#11
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I'm looking for learned opinions, hopefully from you folks who may have gone down this path. I am planning my duct runs for a new cyclone collector. Should I run my ducting into my attic or just along the ceiling? Right now the ceiling is finished drywall about 9' high and insulated, so it would require cutting a bunch of holes for the drops. That is probably the biggest down side. Its a stand alone shop, and I built it with garage doors, so it will probably always be a shop or a garage. I expect in a few years my wife and I will be moving (down sizing) and -assuming I don't leave the system for the next guy- having a holey ceiling probably won't help resale value. Other negatives are the heat loss since the attic is unheated, and I guess in the event of a clog, clean out might be more difficult.
On the upside, running the main line in the attic means I wouldn't be obstructing lights or anything else. I don't use the attic for anything, so taking up the space isn't an issue.
Bottom line, I'm just trying to consider all my options. I've never set up a central D.C. before. What do you all think?
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#12
  dust collector duct run question ed kerns I'm looking for lear...
I've done it both ways; in the attic and along the ceiling; both work. It depends on the pipe diameter. The pipe run through the attic was 8" diameter and would have created an obstruction. However, running 4" diameter pipes along the ceiling didn't seem to interfere with anything
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#13
  dust collector duct run question ed kerns I'm looking for lear...
ed kerns said:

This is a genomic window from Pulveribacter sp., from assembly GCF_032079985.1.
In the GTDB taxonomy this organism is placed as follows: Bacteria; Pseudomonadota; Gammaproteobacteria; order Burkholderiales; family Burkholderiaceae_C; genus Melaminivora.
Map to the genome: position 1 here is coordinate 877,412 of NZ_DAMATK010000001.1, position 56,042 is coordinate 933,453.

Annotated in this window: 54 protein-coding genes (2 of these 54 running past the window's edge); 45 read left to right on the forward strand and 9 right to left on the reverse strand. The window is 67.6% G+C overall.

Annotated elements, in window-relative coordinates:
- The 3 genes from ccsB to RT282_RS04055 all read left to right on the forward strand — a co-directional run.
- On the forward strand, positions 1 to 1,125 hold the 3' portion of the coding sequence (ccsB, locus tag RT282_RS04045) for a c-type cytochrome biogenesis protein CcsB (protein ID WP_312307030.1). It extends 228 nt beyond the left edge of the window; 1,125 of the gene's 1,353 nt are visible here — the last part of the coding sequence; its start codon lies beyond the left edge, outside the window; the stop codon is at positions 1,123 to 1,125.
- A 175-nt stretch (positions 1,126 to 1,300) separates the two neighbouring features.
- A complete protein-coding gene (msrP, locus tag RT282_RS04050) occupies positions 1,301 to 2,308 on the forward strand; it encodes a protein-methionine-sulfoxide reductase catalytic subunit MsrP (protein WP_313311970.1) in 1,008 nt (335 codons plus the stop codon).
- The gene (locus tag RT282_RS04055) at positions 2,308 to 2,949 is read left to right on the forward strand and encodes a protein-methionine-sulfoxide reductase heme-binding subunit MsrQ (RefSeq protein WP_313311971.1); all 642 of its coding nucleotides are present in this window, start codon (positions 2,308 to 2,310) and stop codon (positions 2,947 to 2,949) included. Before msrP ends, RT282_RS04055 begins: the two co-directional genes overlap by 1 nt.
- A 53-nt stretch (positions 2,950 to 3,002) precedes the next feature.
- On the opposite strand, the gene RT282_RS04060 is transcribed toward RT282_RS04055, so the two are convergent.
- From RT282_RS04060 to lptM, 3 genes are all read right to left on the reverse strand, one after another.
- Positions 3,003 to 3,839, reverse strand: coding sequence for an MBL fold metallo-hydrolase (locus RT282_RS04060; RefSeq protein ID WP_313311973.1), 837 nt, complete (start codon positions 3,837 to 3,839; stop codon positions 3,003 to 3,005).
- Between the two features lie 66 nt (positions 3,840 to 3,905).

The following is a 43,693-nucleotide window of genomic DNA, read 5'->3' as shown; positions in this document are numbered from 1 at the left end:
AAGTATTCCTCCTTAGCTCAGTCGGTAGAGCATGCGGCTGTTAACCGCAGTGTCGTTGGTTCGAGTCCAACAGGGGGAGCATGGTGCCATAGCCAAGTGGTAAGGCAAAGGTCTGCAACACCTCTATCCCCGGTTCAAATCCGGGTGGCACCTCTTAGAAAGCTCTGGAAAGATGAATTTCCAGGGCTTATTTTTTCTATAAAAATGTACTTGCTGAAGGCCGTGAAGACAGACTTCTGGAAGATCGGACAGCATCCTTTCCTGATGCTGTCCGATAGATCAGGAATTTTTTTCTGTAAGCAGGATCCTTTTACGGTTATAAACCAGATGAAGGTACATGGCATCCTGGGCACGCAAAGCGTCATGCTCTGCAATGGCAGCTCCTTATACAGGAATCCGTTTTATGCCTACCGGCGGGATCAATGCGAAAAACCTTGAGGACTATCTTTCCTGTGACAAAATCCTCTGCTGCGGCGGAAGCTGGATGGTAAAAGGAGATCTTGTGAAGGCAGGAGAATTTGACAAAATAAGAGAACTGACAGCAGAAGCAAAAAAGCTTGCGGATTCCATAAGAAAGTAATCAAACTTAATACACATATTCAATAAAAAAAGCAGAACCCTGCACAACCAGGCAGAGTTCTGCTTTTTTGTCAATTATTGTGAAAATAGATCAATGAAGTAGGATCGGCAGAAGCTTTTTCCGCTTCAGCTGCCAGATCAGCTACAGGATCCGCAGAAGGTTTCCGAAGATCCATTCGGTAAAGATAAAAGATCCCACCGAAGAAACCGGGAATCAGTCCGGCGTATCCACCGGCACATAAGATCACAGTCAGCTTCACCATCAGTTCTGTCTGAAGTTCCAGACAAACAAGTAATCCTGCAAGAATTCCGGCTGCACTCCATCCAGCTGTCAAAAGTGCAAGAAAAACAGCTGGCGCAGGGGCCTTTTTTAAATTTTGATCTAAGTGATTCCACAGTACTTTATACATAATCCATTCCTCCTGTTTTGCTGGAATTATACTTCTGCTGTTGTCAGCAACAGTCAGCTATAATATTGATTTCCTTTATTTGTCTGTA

Other negatives are the heat loss since the attic is unheated.......




Wouldn't sending heated shop air through an ice-cold duct in the attic cause condensation to form?


Mike
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#14
  dust collector duct run question ed kerns I'm looking for lear...
I've changed my shop tools around a couple of times and had to change the ducting accordingly.

Running it through the attic you might have to patch holes if you rearrange things.

Reality is that which, when you stop believing in it, doesn't go away. - Philip K. Dick

Mark

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#15
  dust collector duct run question ed kerns I'm looking for lear...
What Mark said, if you change anything (including the move) you will be quite glad you didn't run them in the attic. My last shop had a 9' ceiling and I ran 6" PVC. I didn't find that to be a problem with clearance. I suspect (but do not know) that what Mike said may also be true, condensation on the inside of the pipe would be a real headache.
I started with absolutely nothing. Now, thanks to years of hard work, careful planning, and perseverance, I find I still have most of it left.
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#16
  dust collector duct run question ed kerns I'm looking for lear...
I would vote ceiling. I used 4" sewer pipe and it works well--HD sells metal hangars that make install easy.
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#17
  dust collector duct run question ed kerns I'm looking for lear...
I had the same question a couple years ago. I ended up running 6" pipe along the ceiling and branching off runs (2) for the tools. My feeling was that (a) if I rearranged the shop it would be a LOT easier to modify the runs, (b) I wouldn't lose any heat into the attic, and © it was easier. I ran my main line along the top of one wall so it wouldn't block lighting and then 90'ed over along the ceiling for the drop to the TS. HTH.
Currently a smarta$$ but hoping to one day graduate to wisea$$
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#18
  dust collector duct run question ed kerns I'm looking for lear...
By golly, we seem to have a consensus- and I think you're right. The real deal breaker is the inability to readjust the runs without leaving extra holes in the ceiling. I hadn't thought that far ahead. Thanks for helping me think it through!
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#19
  dust collector duct run question ed kerns I'm looking for lear...
When I had ceiling runs I attached the pipes to the drywall surface. A simple, cheap and great hanger was to buy steel band hose clamps, open them up, drill a screw hole in the middle and screw the opened clamp to a ceiling joist. then close them over the pipe. Easy to move and reuse and very streamlined.
WoodNET... the new safespace
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